Do high-performing entrepreneurs in the technology sector in emerging economies have more, or different, transnational experience than the founders of high-performing non-technology businesses? Employing Vietnam as a case study, we find that they do; the founders of high-performing technology-oriented businesses are 15 times more likely to have transnational experience in the U.S. compared to their non-technology peers, and are 35 times more likely to be graduates of American universities compared to founders of high-performing, non-technology-oriented business. The founders of high-performing non-technology businesses are more ‘place-based’, as they have predominantly lived and studied in Vietnam. Our data and methods are comprised of a logistic regression analysis of the biographical details of Vietnam's 143 highest-performing entrepreneurs; the founders of the 76 Vietnam's (non-technology-based) companies with the highest market capitalizations and the 67 founders of Vietnam's highest performing technology-oriented companies, in terms of private equity fundraising, as of April 2020. The paper's theoretical contribution is the advance it makes in analytical explanations of why technology-based entrepreneurs have more transnational experience, especially in the U.S., than high-performing founders of businesses in other sectors; this helps extend theory on the relationship between social and human capital and entrepreneurial performance, specifically in the technology sector.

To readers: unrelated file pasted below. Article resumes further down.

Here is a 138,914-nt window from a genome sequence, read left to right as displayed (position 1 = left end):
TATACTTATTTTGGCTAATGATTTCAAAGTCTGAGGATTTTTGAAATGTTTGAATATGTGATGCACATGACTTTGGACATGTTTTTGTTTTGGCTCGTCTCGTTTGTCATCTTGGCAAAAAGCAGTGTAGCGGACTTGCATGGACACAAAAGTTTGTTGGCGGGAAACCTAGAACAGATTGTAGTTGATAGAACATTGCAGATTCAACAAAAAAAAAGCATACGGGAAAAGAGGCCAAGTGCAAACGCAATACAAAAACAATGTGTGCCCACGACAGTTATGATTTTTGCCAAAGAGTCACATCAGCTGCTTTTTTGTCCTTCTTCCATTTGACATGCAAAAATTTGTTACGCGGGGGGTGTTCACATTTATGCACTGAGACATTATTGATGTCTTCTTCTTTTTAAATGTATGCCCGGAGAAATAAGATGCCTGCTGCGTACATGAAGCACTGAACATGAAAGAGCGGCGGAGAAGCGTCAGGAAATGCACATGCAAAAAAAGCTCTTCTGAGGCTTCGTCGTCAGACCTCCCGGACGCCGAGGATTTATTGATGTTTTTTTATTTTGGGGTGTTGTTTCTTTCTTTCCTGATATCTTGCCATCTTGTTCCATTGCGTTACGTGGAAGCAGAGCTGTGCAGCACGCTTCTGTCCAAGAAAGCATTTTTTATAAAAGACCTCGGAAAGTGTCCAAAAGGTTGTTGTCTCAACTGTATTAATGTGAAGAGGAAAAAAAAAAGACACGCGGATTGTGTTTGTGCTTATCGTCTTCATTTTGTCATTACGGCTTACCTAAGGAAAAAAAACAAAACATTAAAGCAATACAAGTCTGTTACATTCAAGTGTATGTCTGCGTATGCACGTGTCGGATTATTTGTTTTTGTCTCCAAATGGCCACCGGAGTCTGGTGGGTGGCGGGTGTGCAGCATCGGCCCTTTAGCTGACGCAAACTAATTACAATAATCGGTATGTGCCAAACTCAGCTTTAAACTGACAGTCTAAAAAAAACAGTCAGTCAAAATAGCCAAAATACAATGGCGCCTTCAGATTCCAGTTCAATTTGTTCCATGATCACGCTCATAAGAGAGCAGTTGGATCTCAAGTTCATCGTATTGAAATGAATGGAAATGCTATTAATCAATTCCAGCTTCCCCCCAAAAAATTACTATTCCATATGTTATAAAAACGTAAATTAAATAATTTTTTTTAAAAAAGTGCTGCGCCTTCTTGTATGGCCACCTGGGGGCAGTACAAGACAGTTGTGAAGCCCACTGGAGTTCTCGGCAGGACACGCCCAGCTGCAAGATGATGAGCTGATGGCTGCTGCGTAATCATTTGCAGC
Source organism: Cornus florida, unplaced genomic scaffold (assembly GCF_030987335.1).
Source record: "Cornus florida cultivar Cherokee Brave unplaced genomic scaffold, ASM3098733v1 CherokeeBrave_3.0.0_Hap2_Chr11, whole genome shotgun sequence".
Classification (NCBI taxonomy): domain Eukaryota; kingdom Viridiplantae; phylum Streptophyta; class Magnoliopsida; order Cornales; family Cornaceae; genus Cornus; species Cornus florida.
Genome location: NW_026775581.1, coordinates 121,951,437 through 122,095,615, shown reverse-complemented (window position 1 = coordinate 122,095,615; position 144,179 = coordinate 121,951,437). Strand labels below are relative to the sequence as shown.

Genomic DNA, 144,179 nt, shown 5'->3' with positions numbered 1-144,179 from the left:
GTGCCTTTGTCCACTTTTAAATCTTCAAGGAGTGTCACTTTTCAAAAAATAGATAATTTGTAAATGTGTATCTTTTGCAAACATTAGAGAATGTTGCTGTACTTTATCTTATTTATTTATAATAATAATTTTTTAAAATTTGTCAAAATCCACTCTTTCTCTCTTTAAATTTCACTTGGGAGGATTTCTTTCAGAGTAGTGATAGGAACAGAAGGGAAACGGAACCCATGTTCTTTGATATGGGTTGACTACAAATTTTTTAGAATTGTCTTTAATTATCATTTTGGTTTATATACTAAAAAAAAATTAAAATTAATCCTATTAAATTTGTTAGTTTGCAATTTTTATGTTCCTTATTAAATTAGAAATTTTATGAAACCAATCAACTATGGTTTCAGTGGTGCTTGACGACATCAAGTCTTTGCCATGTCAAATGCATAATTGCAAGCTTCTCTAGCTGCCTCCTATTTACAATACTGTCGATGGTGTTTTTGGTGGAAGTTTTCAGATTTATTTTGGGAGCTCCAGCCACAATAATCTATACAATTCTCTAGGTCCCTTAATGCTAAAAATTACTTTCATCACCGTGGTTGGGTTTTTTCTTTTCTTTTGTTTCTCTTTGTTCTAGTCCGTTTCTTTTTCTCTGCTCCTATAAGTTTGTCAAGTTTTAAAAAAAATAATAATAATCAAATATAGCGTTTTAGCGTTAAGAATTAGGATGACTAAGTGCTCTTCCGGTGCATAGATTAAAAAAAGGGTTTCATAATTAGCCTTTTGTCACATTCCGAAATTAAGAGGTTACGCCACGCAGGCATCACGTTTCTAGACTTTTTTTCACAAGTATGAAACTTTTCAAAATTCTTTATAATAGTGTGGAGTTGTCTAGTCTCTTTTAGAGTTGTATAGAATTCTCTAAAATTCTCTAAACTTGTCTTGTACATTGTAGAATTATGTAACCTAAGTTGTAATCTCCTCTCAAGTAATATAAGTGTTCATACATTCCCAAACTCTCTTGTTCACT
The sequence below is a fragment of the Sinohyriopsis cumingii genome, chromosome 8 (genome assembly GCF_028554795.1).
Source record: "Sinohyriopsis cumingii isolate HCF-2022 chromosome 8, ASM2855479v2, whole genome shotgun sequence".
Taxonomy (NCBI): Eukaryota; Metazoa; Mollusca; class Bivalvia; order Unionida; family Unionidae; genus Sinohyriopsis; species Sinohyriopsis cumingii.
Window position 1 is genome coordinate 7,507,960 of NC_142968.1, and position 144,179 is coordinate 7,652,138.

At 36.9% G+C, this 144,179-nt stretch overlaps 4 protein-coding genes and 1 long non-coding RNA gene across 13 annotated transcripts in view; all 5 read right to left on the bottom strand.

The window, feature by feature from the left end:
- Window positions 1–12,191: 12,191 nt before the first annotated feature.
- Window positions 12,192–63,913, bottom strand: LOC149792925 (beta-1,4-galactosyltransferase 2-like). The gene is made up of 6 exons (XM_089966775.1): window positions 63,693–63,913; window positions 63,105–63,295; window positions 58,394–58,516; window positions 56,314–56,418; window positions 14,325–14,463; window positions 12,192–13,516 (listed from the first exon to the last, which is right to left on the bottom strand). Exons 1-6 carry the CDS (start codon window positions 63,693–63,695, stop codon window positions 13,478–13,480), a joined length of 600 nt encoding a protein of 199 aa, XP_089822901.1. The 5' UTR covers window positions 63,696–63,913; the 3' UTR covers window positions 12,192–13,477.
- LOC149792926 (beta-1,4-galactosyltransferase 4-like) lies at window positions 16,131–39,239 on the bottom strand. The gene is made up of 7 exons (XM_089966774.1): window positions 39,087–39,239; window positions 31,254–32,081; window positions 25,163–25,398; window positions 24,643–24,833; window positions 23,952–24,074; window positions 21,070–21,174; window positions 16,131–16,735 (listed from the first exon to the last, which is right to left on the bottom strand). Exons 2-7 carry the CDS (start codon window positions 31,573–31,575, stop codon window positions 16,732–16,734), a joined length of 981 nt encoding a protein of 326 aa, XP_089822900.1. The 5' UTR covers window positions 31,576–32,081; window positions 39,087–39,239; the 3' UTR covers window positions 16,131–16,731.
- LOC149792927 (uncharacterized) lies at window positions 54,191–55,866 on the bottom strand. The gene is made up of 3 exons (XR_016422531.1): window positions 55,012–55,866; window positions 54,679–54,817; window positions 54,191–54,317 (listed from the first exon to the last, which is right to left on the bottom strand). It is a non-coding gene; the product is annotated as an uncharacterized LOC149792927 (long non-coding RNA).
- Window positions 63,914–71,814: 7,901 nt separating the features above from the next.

- United States